Is it OK to be Ignorant About Miscarriage?

I often see posts about things you should never say to a miscarriage momma and having been at the receiving end of these comments I often find myself nodding along.  If you can’t think before you speak, it’s probably best if you just don’t speak.  

I recently told somebody about my miscarriages and her response was, “Oh my pregnancy with my daughter was awful [lists perfectly normal pregnancy symptoms as if you’re hard done by]’ I didn’t even bother replying.  If you’re really that ignorant then I can’t even be bothered to make you feel awkward by explaining the details of an actually difficult pregnancy.

I suppose you could call a miscarriage ‘an awful pregnancy’ but please do not think we’re on the same level because I’d happily go through the awfulness ten times over if my baby was breathing after the ‘difficulty’ of having a bump.

Recently I’ve been wondering… Is it actually acceptable to be ignorant?

Part of me is ranting inside saying absolutely not! But the logical side of me is saying, yeh it’s pretty normal.

Humans are instinctively selfish.  We are all just trying to survive and deep down we’re looking after number one.  Unless you’re a mom then you’re looking after your kids but that’s still an evolutionary survival instinct because keeping our kids alive prolongs the life of our genes.

To narrow it down, we generally only care about things that affect us or that we can relate to.

That’s why everyone supports social media trends supporting cancer research because the majority of people have been affected by cancer.  Look at the recent natural disasters over in the USA.  Nobody has made a fuss about Haiti, nobody is praying for Haiti.  Yet those same ‘ignorant’ people will pray for Florida?

Social media memes will spin this as we’re all a bunch of racist twats that only care about white people… Not exactly.  We only care about stuff we can relate to.  We can relate to Florida because it’s a popular holiday destination or we see it on TV.  Seeing disasters gives us a ‘shit that could’ve been me’ feeling which plays on our instinct to survive.

Seeing Haiti under floods doesn’t trigger anything other than aww thats a shame.  Not because we’re racist, because we can’t relate.  It’s the same with Paris, most families have been to Disney and seeing the terrorist attacks gives that same, ‘shit that could’ve been us’ feeling.  Then there was another bombing shortly after that nobody prayed for, again not because we’re racist, ignorant bastards but because it was a place nobody had really heard of.  I can’t even remember where it was to be honest.

So it led me to think maybe it’s the same with miscarriage.  If you’ve never experienced baby loss, you’ve never ‘been there’ and don’t know of anybody who has, why should you know how to respond?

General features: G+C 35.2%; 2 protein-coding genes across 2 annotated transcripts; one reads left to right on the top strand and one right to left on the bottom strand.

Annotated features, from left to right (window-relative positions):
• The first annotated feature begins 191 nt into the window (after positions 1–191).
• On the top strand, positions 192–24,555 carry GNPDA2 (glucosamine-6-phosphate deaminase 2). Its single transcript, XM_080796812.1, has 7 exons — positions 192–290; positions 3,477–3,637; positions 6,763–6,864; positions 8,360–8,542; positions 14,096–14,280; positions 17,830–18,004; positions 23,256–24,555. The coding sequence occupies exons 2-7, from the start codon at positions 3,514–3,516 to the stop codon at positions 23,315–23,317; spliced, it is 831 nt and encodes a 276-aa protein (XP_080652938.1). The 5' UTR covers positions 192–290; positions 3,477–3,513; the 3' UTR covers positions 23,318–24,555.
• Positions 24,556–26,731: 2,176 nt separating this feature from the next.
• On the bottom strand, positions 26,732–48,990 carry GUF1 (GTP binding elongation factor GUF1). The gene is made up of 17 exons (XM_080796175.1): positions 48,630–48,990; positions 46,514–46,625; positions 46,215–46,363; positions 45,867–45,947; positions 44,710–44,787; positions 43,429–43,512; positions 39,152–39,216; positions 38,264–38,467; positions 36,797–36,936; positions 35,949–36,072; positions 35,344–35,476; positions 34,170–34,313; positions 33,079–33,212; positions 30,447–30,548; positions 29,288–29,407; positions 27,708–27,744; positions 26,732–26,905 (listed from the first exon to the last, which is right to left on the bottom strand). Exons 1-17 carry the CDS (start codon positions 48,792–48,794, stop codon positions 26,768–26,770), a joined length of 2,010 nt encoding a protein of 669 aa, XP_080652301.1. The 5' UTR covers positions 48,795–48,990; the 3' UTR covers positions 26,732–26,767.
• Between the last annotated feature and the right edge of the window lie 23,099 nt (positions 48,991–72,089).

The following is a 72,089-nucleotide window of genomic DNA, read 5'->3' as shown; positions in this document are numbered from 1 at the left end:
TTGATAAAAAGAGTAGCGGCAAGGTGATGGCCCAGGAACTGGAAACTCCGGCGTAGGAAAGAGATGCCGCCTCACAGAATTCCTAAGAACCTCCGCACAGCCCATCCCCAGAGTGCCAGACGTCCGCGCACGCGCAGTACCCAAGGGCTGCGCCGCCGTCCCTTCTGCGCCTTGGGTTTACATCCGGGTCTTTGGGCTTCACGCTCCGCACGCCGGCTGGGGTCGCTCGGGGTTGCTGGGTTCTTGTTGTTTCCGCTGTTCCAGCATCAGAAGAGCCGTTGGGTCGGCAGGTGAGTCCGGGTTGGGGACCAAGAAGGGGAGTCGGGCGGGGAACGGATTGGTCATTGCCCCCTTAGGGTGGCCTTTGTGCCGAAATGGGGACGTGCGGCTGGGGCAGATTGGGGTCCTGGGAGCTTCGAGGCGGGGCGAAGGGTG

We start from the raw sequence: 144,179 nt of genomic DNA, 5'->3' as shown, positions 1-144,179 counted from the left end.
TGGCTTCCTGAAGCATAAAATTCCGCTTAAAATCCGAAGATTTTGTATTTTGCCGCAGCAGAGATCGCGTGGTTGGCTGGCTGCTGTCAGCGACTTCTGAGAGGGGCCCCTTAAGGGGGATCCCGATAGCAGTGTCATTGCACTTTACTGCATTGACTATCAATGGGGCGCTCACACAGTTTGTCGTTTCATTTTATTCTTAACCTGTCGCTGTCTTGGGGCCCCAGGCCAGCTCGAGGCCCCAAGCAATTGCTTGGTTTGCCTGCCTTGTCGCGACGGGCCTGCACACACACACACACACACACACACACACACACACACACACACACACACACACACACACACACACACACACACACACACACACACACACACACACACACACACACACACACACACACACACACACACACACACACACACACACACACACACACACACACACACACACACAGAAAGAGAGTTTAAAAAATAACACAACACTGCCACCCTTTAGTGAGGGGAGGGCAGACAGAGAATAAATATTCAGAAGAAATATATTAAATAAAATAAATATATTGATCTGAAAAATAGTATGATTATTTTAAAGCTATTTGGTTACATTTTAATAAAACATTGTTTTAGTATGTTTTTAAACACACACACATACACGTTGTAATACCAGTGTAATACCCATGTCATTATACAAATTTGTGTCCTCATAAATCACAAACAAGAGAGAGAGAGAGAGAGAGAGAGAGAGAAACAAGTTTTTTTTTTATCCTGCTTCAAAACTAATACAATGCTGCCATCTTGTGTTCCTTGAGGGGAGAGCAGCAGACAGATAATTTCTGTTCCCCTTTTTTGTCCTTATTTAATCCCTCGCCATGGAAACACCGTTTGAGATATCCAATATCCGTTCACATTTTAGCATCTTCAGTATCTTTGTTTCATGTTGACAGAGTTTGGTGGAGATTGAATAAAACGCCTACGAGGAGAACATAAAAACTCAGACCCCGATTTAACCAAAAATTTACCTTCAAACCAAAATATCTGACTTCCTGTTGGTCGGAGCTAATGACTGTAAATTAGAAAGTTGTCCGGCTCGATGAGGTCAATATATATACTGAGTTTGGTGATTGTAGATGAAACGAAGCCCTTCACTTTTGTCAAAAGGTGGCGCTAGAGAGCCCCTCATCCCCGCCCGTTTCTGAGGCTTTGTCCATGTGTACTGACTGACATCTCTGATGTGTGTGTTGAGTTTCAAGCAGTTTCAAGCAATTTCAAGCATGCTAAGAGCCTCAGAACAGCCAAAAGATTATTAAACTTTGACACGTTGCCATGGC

I’ve found that often people will respond, “I had a miscarriage at 17 weeks and its horrible…” then we can relate to each other and talk.  I had another person respond, “We lost twins.” and then we’re on the level straight away.  If somebody doesn’t want kids or had a perfectly normal pregnancy, is it ok that they’re blind to it?  In a way, yes.  I’m sure there are subjects that somebody could bring up and I’d come across as ignorant.

I think the point is, don’t be dismissive.  You can ignore that baby loss occurs everyday because it isn’t a factor in your life but if you become aware of it, then don’t dismiss it with awful comments like that person mentioned at the start or ‘Its just a cluster of cells.”  Well you’re technically ‘just a cluster of cells’ mate, I’d like to dispose of you in the hospital waste if you don’t mind.

So I think it is really important to speak up and #BreaktheSilence because then at the very least the next person that brings up baby loss with you, you can then say, “I know a girl at work who miscarried at 21 weeks” and it means that it’s not taboo and people can talk as openly as we do about cancer.

You know a blogger who writes about miscarriage so use me to break the silence the next time the topic comes up!

#miscourage #JusticeforStevie #ItsNotTaboo


  • Tori Gabriel

    I am so sorry for both of your losses, Jo. My sister has recently lost two out of three of the triplets she is carrying and it’s horrific for her. Especially as they are still in there and she’ll have to deliver all three.

    I have been lucky. I have not been through baby loss and so I cannot relate and I am probably ignorant too. However, I can sympathise and empathise (to a degree). It needs to be spoken of more.

  • Bob Sangwell

    I agree totally Jo, and I think the other reason for it is simply not knowing what to say and therefore saying nothing or using a distracting technique. There is a tendency in the human psyche to be so afraid of hurting someone’s feelings that they don’t know how to deal with the situation. Do we talk openly and sympathetically or do we try to avoid the subject in case it is the wrong thing? Does the person want to talk about it or are they the type of person who would rather it wasn’t mentioned as talk brings back all the hurt? We share your feelings because we are family, but we will never know exactly how you feel. We remember Stevie and think about you a lot, but we don’t openly express our feelings for the above reasons. We know you are aware that we understand and any discussion is best initiated by you, when and if you feel ready. x